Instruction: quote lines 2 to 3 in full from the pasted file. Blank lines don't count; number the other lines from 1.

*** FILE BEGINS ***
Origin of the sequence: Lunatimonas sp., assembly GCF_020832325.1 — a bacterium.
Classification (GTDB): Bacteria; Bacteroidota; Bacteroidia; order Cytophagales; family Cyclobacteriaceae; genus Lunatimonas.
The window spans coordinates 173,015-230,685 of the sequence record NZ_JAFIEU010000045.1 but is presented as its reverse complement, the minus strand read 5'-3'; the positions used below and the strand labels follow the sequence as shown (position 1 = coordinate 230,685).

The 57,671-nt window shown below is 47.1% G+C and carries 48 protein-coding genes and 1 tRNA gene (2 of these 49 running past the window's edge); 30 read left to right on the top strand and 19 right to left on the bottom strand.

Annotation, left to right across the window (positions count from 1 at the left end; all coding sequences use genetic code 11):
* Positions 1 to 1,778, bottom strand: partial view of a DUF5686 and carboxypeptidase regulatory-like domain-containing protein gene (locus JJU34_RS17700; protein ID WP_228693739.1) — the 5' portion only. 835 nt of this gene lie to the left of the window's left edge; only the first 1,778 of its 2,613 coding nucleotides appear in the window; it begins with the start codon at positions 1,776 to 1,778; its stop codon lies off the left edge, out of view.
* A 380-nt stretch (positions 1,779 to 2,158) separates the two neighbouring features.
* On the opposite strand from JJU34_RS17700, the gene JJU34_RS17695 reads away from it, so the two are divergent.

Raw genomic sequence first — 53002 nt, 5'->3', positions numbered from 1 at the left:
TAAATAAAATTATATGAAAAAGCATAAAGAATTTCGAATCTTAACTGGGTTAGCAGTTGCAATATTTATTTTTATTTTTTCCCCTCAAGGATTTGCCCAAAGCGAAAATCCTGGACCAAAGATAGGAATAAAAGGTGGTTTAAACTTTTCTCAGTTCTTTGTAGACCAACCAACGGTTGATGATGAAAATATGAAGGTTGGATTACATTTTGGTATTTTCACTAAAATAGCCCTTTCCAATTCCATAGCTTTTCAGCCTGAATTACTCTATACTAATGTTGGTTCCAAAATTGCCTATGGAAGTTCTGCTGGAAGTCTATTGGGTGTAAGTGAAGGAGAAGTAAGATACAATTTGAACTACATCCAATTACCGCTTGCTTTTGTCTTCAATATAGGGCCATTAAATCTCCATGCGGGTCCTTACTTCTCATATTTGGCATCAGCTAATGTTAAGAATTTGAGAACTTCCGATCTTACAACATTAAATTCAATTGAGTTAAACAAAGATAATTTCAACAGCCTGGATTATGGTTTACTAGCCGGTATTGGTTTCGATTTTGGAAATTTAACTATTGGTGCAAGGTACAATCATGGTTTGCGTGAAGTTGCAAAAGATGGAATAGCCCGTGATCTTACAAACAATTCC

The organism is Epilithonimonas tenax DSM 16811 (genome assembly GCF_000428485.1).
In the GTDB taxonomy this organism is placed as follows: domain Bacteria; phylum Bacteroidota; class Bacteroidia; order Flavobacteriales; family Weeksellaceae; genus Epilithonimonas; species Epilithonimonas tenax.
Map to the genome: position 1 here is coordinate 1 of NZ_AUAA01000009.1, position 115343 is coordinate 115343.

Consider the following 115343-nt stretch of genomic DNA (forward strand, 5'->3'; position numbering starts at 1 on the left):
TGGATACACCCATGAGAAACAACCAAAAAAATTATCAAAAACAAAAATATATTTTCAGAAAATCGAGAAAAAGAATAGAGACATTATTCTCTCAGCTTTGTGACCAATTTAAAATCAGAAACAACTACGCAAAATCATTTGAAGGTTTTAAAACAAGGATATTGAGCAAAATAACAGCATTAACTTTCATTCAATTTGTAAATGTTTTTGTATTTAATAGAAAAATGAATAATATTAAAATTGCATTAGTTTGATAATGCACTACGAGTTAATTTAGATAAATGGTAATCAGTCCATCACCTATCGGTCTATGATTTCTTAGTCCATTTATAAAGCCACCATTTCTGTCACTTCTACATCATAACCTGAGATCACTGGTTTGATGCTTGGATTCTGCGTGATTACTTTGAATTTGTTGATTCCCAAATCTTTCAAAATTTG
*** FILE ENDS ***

Classification (GTDB): Bacteria; Bacteroidota; Bacteroidia; order Cytophagales; family Cyclobacteriaceae; genus Lunatimonas.
The window spans coordinates 173,015-230,685 of the sequence record NZ_JAFIEU010000045.1 but is presented as its reverse complement, the minus strand read 5'-3'; the positions used below and the strand labels follow the sequence as shown (position 1 = coordinate 230,685).